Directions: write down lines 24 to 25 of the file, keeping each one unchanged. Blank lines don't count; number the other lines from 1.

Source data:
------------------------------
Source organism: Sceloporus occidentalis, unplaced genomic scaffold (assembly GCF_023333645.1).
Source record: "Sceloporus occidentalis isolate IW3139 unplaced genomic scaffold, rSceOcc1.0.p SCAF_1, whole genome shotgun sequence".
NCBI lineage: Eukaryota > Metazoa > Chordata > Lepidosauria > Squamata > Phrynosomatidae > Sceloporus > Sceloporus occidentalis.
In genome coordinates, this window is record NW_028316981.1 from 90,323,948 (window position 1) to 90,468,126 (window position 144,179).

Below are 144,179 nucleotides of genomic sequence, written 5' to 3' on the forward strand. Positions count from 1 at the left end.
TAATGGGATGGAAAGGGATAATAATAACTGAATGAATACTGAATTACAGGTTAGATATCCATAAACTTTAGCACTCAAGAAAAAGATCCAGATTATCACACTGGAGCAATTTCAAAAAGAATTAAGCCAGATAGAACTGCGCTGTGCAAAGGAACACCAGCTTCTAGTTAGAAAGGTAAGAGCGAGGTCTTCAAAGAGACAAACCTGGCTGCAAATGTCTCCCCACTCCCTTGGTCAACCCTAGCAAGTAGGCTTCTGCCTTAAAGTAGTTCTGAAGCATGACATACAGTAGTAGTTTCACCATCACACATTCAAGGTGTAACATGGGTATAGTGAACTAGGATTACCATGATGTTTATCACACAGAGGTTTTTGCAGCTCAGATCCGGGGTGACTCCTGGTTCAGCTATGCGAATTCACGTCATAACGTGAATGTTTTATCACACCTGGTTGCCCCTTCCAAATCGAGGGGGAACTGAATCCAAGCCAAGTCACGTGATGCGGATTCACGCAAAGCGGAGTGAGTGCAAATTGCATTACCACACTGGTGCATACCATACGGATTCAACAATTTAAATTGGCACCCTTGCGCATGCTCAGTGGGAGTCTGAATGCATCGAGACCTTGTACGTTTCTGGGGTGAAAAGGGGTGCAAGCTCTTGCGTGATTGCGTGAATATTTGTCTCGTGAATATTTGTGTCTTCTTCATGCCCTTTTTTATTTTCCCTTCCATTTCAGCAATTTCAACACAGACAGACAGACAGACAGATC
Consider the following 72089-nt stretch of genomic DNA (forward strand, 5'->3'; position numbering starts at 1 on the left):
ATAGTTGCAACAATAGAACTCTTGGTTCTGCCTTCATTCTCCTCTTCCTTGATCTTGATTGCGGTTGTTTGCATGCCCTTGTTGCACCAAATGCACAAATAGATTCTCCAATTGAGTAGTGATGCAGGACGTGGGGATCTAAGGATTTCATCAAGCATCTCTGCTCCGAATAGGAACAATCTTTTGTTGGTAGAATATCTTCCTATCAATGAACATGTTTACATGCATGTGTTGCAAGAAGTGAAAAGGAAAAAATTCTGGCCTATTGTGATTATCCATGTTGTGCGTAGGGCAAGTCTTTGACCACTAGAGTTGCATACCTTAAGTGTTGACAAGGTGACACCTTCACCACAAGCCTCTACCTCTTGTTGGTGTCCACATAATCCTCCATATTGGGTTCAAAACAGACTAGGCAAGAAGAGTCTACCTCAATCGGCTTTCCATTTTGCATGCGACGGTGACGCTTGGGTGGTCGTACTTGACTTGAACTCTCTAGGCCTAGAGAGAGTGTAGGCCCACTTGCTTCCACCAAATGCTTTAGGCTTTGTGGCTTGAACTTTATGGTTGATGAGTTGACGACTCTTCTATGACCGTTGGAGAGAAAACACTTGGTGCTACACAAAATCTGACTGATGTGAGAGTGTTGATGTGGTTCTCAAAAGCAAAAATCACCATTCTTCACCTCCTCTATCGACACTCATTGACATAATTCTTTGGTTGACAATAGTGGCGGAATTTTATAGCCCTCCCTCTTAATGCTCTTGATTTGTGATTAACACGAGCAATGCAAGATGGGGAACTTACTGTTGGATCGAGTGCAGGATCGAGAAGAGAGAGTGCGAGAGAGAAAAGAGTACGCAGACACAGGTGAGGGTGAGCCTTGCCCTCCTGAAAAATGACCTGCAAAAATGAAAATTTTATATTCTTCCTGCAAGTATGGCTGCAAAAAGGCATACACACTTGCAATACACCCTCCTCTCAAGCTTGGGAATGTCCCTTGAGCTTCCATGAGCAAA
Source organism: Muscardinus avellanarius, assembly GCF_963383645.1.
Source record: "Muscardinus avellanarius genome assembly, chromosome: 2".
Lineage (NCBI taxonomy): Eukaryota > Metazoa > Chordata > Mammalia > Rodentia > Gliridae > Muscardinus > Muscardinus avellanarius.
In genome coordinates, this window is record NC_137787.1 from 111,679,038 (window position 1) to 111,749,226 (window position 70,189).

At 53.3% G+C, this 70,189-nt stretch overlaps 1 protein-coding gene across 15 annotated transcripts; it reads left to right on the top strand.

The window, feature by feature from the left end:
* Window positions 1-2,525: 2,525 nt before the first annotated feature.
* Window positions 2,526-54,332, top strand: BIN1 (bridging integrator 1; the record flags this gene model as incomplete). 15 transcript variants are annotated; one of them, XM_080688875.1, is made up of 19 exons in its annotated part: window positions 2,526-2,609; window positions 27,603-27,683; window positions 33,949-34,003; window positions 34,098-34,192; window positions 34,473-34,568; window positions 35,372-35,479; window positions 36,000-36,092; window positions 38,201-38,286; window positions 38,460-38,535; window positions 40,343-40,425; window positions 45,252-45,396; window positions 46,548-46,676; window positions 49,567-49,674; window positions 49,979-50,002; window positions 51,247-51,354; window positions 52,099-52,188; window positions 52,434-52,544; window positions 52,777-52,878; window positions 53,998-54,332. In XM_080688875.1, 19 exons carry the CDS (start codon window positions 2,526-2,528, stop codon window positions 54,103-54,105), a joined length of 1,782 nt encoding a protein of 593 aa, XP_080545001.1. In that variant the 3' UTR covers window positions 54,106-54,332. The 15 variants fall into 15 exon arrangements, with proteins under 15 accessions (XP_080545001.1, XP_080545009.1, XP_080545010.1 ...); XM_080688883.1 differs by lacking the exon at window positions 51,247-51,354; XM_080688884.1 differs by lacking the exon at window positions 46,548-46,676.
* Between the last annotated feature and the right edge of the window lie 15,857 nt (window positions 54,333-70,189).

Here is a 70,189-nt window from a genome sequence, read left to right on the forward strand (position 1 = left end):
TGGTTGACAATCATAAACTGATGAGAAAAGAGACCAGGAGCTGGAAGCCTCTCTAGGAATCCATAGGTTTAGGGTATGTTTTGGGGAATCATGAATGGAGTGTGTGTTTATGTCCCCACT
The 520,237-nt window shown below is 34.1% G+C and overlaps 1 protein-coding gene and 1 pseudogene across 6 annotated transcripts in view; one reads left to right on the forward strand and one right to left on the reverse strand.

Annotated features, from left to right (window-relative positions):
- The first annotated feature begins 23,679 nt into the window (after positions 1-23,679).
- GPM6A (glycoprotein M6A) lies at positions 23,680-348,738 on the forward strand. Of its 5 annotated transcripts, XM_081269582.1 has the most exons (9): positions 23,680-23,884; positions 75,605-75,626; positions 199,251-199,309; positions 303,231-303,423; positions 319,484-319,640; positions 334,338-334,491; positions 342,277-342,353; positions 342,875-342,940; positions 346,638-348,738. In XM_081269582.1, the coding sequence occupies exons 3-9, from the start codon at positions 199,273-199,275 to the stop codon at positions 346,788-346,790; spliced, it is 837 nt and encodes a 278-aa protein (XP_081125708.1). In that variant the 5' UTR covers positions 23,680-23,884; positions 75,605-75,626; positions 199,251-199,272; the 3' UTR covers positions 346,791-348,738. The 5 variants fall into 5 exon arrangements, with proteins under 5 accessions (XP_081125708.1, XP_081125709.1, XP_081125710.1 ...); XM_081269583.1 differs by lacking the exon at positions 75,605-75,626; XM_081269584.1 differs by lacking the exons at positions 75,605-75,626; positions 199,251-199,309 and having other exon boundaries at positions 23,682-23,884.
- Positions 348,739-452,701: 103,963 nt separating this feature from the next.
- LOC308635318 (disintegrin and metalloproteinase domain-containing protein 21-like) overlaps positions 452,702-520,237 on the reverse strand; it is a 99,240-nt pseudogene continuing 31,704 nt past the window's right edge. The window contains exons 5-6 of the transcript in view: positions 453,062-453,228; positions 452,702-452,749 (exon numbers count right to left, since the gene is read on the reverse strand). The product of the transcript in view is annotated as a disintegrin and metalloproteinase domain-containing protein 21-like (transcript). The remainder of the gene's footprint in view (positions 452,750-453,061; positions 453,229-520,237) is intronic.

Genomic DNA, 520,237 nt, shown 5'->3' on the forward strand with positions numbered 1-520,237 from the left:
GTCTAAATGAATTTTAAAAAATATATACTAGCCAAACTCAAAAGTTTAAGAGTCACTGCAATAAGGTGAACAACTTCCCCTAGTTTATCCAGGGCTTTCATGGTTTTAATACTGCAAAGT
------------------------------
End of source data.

- Positions 348,739-452,701: 103,963 nt separating this feature from the next.
- LOC308635318 (disintegrin and metalloproteinase domain-containing protein 21-like) overlaps positions 452,702-520,237 on the reverse strand; it is a 99,240-nt pseudogene continuing 31,704 nt past the window's right edge. The window contains exons 5-6 of the transcript in view: positions 453,062-453,228; positions 452,702-452,749 (exon numbers count right to left, since the gene is read on the reverse strand). The product of the transcript in view is annotated as a disintegrin and metalloproteinase domain-containing protein 21-like (transcript). The remainder of the gene's footprint in view (positions 452,750-453,061; positions 453,229-520,237) is intronic.